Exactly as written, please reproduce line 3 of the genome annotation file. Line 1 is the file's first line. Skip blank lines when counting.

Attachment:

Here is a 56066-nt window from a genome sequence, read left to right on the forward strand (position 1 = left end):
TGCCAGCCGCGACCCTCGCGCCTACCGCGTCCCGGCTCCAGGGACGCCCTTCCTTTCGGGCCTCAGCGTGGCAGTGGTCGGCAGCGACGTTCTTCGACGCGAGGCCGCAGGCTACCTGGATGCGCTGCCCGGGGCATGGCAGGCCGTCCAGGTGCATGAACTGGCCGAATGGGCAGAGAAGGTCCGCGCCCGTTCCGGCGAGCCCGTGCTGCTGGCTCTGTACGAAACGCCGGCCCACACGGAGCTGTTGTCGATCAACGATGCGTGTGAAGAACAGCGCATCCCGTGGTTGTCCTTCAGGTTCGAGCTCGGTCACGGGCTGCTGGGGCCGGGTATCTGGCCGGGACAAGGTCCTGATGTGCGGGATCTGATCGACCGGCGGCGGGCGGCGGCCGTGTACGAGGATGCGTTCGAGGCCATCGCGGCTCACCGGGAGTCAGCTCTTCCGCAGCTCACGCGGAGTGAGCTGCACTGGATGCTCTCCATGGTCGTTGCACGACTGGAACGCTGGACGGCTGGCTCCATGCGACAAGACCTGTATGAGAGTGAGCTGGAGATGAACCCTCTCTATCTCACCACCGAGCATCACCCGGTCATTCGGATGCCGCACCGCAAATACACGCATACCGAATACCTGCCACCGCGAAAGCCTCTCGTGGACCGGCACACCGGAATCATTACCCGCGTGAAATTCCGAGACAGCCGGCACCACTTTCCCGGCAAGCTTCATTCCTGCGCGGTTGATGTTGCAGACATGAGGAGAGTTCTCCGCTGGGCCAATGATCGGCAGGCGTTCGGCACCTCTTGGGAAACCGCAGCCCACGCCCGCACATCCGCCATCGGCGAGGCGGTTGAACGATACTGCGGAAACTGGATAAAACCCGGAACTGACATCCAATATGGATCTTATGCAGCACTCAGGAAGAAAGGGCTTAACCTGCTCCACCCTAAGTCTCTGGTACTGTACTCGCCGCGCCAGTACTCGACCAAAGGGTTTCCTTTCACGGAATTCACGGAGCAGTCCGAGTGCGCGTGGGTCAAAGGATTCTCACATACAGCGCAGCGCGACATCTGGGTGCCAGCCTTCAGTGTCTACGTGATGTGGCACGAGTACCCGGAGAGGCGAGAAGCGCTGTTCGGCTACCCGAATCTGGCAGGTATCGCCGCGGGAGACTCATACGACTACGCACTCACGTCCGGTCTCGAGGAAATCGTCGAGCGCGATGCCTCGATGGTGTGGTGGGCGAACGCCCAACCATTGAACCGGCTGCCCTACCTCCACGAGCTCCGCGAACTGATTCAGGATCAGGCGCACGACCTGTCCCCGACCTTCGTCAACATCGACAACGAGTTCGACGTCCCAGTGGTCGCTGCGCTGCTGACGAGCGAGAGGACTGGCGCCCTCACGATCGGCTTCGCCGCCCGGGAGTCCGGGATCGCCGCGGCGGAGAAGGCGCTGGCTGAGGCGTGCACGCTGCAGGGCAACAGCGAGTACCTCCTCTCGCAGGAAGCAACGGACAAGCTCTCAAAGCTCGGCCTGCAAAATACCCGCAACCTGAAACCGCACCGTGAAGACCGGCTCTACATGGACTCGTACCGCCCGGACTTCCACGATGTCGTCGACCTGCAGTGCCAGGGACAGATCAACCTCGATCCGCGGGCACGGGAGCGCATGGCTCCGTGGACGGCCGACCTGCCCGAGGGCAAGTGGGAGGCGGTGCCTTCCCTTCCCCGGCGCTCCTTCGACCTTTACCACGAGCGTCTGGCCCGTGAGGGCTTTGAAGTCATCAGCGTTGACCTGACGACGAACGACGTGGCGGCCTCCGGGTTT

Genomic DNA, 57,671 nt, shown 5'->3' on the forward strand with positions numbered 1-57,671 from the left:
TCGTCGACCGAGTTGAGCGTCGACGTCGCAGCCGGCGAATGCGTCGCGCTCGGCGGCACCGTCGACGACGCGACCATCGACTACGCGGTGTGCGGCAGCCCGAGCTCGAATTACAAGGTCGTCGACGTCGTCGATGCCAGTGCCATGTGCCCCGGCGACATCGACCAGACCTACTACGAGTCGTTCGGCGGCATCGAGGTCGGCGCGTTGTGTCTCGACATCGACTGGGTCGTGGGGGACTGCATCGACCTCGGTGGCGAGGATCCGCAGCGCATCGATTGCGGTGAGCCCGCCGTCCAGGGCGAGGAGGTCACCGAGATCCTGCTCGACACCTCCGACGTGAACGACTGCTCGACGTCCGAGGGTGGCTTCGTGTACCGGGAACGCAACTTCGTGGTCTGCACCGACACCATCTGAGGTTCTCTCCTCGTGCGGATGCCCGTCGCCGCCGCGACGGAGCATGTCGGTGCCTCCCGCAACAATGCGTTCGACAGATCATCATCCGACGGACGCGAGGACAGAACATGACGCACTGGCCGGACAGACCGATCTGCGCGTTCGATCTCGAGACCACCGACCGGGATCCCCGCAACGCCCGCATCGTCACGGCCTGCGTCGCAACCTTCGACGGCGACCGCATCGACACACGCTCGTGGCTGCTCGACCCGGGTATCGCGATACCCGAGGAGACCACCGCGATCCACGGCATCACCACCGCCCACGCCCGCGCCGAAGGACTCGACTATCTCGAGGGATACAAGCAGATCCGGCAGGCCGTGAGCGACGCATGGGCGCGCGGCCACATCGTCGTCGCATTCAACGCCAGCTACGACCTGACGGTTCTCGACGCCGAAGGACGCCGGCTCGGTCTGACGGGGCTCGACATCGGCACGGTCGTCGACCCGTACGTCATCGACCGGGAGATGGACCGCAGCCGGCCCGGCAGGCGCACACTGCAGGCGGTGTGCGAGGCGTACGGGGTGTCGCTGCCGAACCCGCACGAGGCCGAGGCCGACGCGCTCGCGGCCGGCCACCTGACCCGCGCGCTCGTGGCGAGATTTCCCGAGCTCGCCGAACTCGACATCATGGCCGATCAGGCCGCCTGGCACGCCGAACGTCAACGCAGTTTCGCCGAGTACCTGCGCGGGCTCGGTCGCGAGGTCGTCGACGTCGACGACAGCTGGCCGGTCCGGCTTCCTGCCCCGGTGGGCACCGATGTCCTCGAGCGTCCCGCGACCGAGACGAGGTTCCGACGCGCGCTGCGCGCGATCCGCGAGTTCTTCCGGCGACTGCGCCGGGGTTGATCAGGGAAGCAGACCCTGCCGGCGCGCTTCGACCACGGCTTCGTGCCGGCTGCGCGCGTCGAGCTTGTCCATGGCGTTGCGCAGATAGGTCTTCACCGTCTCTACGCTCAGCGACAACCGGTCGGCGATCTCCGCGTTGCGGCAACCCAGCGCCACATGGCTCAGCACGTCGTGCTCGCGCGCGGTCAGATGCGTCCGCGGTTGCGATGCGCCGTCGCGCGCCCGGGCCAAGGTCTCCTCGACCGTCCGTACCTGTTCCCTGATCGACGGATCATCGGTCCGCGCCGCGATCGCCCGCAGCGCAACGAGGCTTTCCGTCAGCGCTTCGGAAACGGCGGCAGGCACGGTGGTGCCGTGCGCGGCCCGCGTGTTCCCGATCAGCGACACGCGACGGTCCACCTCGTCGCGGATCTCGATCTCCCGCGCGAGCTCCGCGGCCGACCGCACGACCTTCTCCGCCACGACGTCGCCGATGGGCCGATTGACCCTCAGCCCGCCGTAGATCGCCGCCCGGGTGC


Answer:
Genomic DNA, 57,671 nt, shown 5'->3' on the forward strand with positions numbered 1-57,671 from the left: